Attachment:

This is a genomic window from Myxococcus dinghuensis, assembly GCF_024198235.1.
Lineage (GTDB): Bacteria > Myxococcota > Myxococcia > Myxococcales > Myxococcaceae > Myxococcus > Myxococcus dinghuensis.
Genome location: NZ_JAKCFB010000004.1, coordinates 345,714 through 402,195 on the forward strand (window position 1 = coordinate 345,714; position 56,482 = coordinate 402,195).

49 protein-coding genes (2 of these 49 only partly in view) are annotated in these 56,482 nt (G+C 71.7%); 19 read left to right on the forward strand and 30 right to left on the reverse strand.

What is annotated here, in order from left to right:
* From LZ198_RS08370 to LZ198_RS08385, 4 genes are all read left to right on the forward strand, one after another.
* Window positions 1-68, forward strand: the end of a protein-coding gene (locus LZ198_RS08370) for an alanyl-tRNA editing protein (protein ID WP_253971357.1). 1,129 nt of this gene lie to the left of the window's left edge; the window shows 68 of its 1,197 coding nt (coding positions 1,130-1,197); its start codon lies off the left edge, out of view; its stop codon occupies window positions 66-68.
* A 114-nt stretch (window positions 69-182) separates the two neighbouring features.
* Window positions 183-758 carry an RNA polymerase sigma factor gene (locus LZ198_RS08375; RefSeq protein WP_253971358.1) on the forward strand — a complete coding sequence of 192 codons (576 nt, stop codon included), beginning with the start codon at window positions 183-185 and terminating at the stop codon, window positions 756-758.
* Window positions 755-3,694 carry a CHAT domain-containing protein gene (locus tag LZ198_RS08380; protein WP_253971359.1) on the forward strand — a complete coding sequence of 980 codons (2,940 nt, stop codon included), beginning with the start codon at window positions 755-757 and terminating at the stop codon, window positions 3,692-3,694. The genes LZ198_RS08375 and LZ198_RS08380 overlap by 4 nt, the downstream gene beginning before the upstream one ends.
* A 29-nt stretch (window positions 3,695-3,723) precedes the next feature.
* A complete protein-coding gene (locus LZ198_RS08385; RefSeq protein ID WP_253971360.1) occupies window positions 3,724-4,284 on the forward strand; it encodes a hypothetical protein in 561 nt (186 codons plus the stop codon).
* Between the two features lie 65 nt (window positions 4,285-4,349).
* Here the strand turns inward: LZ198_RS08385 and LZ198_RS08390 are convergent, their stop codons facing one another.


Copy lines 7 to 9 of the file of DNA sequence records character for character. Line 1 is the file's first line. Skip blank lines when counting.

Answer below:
* Window positions 1-68, forward strand: the end of a protein-coding gene (locus LZ198_RS08370) for an alanyl-tRNA editing protein (protein ID WP_253971357.1). 1,129 nt of this gene lie to the left of the window's left edge; the window shows 68 of its 1,197 coding nt (coding positions 1,130-1,197); its start codon lies off the left edge, out of view; its stop codon occupies window positions 66-68.
* A 114-nt stretch (window positions 69-182) separates the two neighbouring features.
* Window positions 183-758 carry an RNA polymerase sigma factor gene (locus LZ198_RS08375; RefSeq protein WP_253971358.1) on the forward strand — a complete coding sequence of 192 codons (576 nt, stop codon included), beginning with the start codon at window positions 183-185 and terminating at the stop codon, window positions 756-758.